Many schools in the U.S today still enforce the zero tolerance policy. That means that a student’s first offense against many school policies will get an absolute punishment. The same thing could even be said with the law, after all, should be no second chance when a murder or robbery have been committed? But what if the crime is committed by an adolescent? Should the crime still be held to the strict standard it’s supposed to be for an adult?
The documentary film, They Call Us Monsters, by Ben Lear, challenges the traditional idea that if a child commits an adult crime, they should get tried in adult court and get an adult punishment. The movie follows three real-life juveniles who have signed up for a screenwriting class while in a detention center. They committed high-level crimes such as attempted murder and drug trafficking as teenagers. One of them was in the process of getting out through court and was successful. He was arrested two months later for robberies and is now currently awaiting trial. Another inmate was also in court, challenging the law to get a reduced sentence. However, his lawyer failed and he got a sentence of over a hundred of years. Due to a recent law passed in California, he was qualified to get a reduced sentence to 15 years since he was an adolescent when the crime was committed.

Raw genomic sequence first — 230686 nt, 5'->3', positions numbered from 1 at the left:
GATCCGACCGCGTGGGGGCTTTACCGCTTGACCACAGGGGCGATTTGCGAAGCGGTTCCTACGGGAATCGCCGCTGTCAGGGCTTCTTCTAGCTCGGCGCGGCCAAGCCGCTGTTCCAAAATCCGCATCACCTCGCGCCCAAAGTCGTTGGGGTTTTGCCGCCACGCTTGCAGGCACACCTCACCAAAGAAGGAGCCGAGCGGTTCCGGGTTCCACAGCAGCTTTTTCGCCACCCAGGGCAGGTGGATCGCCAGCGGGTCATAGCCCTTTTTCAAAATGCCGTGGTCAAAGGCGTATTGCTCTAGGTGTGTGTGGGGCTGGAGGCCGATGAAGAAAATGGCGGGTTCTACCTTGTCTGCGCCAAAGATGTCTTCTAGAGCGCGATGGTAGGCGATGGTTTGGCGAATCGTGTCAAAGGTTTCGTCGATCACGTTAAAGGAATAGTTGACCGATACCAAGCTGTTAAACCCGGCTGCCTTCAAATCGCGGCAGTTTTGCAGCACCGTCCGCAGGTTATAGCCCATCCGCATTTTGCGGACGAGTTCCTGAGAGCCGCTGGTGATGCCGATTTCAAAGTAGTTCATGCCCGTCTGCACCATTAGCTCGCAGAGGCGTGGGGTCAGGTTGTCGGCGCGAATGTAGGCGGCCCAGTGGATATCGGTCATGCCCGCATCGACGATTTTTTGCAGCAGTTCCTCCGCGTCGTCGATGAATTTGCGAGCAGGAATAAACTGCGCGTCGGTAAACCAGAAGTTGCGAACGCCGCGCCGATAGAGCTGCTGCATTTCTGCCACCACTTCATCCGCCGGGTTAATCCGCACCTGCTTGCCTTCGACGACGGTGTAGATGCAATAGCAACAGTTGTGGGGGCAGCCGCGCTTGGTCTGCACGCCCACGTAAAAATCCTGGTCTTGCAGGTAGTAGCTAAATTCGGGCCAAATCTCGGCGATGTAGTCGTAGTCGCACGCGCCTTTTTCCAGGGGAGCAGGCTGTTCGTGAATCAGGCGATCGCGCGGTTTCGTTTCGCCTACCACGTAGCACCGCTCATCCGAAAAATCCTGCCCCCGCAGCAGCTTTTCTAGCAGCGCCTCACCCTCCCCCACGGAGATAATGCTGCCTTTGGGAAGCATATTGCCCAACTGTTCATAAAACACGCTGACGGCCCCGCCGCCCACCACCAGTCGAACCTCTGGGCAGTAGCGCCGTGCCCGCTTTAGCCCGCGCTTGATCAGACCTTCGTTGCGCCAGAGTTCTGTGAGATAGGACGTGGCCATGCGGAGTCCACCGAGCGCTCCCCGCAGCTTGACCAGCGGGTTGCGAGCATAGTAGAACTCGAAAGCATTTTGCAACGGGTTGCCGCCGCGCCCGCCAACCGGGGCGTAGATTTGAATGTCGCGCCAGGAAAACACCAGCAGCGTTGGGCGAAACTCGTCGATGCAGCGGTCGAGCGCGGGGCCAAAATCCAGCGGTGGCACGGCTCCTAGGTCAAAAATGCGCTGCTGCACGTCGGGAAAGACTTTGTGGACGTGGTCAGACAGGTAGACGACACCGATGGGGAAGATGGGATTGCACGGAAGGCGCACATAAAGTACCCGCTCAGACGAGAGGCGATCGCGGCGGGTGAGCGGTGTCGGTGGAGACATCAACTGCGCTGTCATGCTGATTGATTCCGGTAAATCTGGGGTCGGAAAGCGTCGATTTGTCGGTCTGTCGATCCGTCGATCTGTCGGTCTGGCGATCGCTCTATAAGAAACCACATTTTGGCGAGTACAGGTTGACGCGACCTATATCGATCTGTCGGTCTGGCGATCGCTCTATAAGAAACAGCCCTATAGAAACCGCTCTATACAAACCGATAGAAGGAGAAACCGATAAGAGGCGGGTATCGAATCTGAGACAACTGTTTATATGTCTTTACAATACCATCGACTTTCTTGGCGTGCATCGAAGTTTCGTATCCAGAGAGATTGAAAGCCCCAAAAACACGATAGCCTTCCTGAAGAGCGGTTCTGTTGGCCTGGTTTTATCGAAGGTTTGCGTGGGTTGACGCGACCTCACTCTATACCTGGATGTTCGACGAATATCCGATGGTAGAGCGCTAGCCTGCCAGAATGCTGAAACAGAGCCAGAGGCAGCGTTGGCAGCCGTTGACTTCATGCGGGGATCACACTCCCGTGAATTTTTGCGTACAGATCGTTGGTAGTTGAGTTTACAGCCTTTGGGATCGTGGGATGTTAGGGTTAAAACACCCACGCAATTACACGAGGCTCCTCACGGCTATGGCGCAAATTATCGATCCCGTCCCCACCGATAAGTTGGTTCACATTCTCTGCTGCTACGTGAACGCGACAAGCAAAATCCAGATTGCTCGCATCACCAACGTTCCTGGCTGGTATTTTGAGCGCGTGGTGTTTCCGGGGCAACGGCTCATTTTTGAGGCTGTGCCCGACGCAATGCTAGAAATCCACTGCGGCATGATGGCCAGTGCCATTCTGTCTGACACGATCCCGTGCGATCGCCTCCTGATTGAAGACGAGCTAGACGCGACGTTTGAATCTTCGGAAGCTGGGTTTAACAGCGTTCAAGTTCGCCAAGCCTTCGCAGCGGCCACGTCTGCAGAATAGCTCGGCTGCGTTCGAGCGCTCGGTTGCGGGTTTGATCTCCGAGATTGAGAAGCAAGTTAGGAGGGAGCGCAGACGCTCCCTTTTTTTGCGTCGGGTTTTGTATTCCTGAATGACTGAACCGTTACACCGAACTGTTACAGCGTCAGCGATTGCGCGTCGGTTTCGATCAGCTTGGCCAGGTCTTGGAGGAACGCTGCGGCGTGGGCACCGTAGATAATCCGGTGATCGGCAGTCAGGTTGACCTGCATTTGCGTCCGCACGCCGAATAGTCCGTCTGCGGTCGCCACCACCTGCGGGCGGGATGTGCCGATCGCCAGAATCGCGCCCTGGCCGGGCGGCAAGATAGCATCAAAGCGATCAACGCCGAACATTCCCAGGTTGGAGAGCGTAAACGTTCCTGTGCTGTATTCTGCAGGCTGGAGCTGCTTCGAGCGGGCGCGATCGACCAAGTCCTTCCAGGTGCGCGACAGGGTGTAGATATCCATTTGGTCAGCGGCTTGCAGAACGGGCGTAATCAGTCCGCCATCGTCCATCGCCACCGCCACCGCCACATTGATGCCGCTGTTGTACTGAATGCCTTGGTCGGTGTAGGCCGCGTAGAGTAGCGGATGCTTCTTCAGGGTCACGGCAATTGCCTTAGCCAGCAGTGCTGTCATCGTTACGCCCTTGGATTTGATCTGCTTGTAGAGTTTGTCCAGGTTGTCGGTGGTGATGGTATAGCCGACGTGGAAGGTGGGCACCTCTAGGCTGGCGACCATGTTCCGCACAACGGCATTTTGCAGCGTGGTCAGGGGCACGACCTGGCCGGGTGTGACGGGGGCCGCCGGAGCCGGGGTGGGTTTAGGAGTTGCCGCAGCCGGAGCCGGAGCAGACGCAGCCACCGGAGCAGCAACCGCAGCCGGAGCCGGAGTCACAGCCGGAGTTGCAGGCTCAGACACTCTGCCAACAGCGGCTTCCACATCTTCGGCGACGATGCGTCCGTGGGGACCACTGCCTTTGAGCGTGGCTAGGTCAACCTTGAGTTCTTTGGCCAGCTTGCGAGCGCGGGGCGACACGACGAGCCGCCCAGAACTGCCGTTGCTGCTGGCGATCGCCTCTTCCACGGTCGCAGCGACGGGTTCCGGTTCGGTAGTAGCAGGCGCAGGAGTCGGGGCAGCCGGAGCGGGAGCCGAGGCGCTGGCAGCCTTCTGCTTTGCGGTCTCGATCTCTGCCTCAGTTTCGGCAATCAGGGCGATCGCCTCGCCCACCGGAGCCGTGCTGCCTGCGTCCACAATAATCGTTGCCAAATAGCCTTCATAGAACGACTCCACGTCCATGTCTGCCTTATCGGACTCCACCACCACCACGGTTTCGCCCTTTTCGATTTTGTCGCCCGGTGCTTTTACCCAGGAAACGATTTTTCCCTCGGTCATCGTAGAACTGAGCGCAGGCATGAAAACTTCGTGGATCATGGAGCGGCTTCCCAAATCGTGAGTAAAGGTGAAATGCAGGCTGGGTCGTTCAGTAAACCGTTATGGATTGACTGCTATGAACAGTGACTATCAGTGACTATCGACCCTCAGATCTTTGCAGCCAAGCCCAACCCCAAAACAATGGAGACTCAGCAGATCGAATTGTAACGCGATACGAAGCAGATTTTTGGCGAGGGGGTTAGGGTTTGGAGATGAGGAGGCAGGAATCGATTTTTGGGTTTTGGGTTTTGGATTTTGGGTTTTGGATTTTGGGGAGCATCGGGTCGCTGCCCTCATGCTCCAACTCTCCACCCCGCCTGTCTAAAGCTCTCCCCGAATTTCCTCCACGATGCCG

The question of whether a child should be treated like an adult when committing an adult crime is a question that many lawmakers and legislators have tried to answer. This movie presents the realities as it is. It shows the side of the inmate that is not seen from behind the bars and in the courtroom.
“I couldn’t stop thinking about this world I’d stumbled into,” said Ben Lear about his film. “The narrow space between a lost childhood and a stolen adulthood where these kids managed to live, laugh and discover their potential.” The film presents the reasons to why many youth turn to crime; it’s because they came from poverty stricken neighborhoods where gangs provide shelter and a false sense of security to young teens that are growing up. The inmates in this film even wrote a movie that reflected their own experience. Many politicians have a tough on crime policy because many voters don’t like the idea of “soft on crime”, but when it comes to a child who yet to have a fully developed brain, is it still fair to punish them for life?